“(Hey!) You can call me on your mobile phone
or grab a pen, a sheet of paper, write a letter at your home
You can download my music off an internet site
or you can be mixtaping it, we’ll still be creating it” – Fat Jon
Five Deez came together at Walnut Hills High School in Cincinnati when they were still coming of age. At a time when a lot of us are thinking more about hitting skins and drinking brews (although at that age I had plenty of experience with one and none at the other), these kids had the presence of mind to coalesce into a hip-hop collective for the purpose of making music. The members are Pase Rock, Kyle David, Fat Jon and Sonic. You might be confused right now because their name is FIVE and there are only four people in the crew. The reason is simple — they originally wanted to be called “Fifth Dimension” to show they were beyond even the third or fourth, but since there was already a group with that name they shortened it.
Nearly a decade of perfecting their craft went into the creation of “Koolmotor,” which released just over 19 years ago on Counterflow Recordings. Like the label itself it’s possible you’ve never heard of Five Deez, and I have no problem attributing that to a regional bias that overlooks ‘Natti. Odds are if you think of Ohio it’s Cleveland that comes to mind — the Bone Thugs collective in particular. Despite being just as substantial of an urban metropolis, with their own major league team and hip-hop scene, albums like Mood’s “Doom” have toiled in obscure “hidden gem” status. Even breakout groups like Tanya Morgan had to link ‘Natti to Brooklyn to get broader recognition from the masses.
Listening to the first official full length album from Five Deez, I can only imagine the buzz this group would have had if they were from Inglewood, Bed-Stuy or Houston. Even instrumental tracks like “Even” produced by Fat Jon (as are a majority of their songs) are just smooth head nodding joints. I could put “Afghanistan Dan’s Skating Stand” on loop for an hour and not be mad about it. I don’t even know what that title is supposed to mean and couldn’t care less. The snare hits are sharp, the background melody is lovely, the scratching is fresh and it’s a pure head nodding jam.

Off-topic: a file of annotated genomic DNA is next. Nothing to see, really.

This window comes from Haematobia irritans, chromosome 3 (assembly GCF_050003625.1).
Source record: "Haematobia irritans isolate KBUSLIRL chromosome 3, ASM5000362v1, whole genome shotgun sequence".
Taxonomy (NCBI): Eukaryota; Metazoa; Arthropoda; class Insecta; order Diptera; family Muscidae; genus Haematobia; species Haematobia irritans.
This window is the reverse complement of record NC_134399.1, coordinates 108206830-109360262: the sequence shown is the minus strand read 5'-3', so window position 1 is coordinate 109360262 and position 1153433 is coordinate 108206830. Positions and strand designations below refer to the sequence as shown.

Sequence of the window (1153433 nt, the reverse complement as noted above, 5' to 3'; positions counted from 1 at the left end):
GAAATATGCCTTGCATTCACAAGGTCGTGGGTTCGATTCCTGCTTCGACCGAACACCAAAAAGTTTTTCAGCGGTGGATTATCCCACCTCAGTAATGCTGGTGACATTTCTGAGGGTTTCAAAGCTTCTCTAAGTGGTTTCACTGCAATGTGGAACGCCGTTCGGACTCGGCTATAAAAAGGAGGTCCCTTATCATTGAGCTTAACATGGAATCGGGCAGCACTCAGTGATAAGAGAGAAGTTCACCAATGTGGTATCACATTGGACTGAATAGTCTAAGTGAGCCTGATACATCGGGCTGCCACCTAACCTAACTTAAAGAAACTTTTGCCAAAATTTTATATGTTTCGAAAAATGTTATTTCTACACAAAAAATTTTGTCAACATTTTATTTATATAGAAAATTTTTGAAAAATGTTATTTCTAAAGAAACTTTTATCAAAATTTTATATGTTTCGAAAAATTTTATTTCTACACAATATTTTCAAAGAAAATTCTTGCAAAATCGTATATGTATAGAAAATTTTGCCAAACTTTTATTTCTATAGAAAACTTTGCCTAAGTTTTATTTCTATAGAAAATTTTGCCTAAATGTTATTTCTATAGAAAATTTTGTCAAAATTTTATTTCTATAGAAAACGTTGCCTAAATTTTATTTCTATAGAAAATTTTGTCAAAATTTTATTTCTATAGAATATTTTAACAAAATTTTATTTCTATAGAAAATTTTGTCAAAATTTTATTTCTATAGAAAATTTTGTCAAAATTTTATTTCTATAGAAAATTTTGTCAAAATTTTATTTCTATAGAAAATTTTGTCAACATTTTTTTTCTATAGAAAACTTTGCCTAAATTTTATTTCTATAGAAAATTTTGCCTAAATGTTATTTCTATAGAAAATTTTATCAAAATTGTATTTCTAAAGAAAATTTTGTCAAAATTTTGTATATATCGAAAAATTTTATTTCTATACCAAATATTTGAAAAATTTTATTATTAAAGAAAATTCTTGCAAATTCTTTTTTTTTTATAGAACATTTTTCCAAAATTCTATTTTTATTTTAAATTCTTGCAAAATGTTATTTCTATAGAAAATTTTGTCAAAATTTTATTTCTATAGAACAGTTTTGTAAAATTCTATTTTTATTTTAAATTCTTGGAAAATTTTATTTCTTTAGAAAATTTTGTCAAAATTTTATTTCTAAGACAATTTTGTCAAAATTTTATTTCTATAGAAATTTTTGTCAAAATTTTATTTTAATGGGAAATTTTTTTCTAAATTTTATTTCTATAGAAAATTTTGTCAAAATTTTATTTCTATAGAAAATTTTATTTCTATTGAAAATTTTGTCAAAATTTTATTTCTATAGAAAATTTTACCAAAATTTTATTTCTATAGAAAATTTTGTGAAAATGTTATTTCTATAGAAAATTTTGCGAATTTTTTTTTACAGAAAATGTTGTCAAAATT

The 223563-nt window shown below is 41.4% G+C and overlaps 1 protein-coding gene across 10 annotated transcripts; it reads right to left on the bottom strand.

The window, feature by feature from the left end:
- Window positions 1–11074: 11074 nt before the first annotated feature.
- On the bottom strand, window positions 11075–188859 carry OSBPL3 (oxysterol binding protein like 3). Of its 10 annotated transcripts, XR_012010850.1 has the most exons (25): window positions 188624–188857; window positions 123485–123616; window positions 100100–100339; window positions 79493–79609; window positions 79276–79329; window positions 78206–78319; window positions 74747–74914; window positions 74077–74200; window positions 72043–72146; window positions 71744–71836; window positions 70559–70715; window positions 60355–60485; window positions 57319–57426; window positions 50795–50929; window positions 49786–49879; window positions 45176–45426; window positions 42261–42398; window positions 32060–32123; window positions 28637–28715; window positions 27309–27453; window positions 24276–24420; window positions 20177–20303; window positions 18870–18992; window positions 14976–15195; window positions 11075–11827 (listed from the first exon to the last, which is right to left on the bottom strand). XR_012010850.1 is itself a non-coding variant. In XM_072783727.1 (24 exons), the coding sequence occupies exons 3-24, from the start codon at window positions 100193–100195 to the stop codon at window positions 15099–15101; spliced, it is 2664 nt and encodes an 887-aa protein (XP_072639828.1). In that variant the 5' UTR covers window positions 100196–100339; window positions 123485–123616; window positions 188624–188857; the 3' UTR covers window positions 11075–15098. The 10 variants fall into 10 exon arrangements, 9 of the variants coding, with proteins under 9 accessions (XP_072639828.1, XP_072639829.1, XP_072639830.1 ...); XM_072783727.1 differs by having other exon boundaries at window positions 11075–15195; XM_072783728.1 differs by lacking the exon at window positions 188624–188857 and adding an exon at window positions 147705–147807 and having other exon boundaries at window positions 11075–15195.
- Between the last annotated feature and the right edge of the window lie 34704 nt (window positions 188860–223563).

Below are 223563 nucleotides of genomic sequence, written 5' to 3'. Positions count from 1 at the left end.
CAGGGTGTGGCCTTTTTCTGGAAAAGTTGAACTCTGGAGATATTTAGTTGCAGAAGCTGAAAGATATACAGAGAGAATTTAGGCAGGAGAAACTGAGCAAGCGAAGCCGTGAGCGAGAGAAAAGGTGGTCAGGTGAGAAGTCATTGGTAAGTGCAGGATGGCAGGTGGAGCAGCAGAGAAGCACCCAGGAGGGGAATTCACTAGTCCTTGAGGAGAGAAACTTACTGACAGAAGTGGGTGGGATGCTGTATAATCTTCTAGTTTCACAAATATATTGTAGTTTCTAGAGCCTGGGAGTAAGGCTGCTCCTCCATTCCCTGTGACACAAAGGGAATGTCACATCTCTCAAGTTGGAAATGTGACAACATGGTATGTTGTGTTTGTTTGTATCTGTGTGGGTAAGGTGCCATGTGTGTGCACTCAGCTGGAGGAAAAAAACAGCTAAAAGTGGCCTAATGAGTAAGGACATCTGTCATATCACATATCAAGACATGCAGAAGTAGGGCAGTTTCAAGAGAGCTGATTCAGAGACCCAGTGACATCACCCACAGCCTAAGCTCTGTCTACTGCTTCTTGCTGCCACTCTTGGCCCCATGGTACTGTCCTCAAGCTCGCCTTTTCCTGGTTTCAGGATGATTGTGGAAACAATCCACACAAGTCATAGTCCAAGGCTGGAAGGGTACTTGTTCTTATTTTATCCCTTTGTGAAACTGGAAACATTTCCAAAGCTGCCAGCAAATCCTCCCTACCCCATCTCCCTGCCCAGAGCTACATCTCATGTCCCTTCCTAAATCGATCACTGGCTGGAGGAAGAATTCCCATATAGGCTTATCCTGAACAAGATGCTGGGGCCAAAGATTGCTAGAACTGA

“Koolmotor” could have gone down like that, nothing more than Fat Jon showing off how dope he is behind the boards, but the old school style introduction of “Plasma Avenue” sets up a sudden shift to all the members flowing to a scratchy beat backdrop and Spanish guitar. If you profess to be a fan of “dirty” early Wu-Tang Clan records, you’d have a hard time denying that this is just as fresh. Their love of “spots” from the liquor store to the record store shines through the grime.
I don’t pretend to believe writing this review will suddenly launch Five Deez out of obscurity, and I doubt it would change much if it did since their last collective album was in 2008. Fat Jon moved to Germany and may now be better known for scoring the Samurai Champloo anime and respective soundtrack among other things. Pase Rock, Kyle David and Sonic have all been doing their own projects as well — some in collaboration with Jon and some on their own. To me “Koolmotor” feels like that brief moment in time when the group as a whole released that IT album, the one they were sure would change everything, and when it didn’t their dream slowly died. That’s a depressing note to end a review on right? So hey let’s flip the script and say this — at least this album is a testament to what COULD’VE been.